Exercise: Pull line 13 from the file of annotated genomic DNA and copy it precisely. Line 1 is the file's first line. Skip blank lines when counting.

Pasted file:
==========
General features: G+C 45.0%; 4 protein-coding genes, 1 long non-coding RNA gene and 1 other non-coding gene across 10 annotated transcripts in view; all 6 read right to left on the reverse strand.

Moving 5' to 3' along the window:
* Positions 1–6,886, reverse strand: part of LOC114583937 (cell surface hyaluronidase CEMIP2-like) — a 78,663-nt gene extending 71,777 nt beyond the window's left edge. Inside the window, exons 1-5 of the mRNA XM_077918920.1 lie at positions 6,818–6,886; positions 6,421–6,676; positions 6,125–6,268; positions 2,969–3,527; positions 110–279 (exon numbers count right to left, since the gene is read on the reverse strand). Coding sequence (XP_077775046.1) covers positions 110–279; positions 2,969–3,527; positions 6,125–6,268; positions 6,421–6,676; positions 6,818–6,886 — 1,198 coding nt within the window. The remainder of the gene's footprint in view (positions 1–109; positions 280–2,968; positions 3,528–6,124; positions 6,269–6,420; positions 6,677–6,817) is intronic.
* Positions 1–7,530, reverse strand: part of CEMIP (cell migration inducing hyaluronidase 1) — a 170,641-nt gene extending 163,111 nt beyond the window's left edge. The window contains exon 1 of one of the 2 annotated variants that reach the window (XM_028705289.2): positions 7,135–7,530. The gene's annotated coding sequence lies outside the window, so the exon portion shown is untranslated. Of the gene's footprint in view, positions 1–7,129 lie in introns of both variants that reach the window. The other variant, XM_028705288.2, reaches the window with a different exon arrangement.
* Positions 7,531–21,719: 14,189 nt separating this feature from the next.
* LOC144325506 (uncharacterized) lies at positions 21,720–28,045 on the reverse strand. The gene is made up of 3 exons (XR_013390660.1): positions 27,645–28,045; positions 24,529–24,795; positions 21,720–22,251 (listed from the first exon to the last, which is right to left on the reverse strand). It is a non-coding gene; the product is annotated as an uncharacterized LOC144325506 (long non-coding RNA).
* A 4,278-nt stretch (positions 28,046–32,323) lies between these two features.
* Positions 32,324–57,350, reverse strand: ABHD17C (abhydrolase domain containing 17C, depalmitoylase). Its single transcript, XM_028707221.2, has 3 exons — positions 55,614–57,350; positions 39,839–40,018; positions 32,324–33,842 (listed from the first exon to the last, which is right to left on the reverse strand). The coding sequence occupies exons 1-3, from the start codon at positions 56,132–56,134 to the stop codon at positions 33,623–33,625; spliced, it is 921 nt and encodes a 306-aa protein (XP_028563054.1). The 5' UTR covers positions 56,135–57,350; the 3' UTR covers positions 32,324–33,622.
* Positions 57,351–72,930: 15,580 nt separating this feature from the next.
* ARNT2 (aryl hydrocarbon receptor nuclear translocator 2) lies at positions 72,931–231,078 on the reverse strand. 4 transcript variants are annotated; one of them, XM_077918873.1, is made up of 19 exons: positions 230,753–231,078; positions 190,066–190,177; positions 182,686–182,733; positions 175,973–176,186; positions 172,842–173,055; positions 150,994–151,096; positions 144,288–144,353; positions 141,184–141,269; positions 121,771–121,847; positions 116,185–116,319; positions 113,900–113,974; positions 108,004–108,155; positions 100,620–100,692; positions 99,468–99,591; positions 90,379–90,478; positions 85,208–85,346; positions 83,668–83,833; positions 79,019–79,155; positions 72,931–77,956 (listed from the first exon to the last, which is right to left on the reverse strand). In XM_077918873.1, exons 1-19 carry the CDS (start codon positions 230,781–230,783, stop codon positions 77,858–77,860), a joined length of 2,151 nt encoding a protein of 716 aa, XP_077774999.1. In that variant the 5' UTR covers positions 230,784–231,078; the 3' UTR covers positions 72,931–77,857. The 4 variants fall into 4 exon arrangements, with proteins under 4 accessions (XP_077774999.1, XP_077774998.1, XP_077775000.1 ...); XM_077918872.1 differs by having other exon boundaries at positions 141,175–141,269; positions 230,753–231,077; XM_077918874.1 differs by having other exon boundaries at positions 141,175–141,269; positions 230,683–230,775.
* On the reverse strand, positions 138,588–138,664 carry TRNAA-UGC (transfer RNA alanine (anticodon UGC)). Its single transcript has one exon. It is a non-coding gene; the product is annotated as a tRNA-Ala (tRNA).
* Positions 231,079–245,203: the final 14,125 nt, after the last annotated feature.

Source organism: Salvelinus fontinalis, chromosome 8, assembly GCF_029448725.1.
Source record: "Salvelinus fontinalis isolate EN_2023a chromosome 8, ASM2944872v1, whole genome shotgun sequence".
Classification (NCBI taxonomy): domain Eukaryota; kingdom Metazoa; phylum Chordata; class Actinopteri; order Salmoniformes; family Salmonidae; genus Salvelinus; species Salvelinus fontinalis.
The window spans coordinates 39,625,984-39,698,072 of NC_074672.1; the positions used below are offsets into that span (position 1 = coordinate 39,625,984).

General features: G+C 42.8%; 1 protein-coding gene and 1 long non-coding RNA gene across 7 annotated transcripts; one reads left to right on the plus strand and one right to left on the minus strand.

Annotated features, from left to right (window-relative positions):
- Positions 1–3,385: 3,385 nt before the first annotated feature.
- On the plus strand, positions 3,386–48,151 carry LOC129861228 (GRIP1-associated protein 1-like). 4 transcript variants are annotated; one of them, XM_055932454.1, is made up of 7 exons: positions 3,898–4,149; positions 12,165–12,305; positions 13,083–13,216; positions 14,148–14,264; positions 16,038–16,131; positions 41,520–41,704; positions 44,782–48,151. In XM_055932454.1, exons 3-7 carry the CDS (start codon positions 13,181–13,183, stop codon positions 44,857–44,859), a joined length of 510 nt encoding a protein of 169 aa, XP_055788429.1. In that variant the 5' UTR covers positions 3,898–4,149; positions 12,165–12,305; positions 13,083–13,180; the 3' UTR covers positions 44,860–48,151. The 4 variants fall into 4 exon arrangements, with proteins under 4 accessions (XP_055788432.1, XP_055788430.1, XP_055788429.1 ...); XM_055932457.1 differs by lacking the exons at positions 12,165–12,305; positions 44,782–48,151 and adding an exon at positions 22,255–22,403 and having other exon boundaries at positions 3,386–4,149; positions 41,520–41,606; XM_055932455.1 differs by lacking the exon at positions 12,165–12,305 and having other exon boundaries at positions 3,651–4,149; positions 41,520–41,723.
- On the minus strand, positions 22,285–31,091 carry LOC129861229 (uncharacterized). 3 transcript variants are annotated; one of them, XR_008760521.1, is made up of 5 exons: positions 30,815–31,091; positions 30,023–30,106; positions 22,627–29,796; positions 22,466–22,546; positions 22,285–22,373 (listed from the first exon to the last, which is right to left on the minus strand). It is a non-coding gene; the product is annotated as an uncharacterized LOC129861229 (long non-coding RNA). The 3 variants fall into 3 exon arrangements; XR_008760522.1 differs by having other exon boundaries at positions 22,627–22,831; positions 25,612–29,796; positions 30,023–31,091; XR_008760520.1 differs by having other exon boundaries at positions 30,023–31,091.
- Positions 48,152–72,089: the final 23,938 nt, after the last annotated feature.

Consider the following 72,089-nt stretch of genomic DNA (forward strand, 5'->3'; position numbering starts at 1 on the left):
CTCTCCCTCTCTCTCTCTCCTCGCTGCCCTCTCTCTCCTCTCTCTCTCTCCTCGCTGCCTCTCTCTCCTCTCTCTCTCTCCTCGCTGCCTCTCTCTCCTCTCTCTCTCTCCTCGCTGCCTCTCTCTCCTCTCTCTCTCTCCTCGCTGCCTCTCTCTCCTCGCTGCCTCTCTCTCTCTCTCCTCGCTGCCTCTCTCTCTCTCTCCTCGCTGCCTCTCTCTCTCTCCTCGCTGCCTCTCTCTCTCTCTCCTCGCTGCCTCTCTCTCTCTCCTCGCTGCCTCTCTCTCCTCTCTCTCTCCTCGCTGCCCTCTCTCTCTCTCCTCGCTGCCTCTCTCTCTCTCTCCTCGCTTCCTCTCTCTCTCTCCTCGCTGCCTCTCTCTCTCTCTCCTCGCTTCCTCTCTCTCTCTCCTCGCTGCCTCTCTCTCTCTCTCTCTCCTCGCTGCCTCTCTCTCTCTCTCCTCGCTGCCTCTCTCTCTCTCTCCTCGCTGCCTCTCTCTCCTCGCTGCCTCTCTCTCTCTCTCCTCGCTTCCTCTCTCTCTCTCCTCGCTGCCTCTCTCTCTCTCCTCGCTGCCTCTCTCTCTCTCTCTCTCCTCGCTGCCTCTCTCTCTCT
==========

Source organism: Salvelinus fontinalis, chromosome 8, assembly GCF_029448725.1.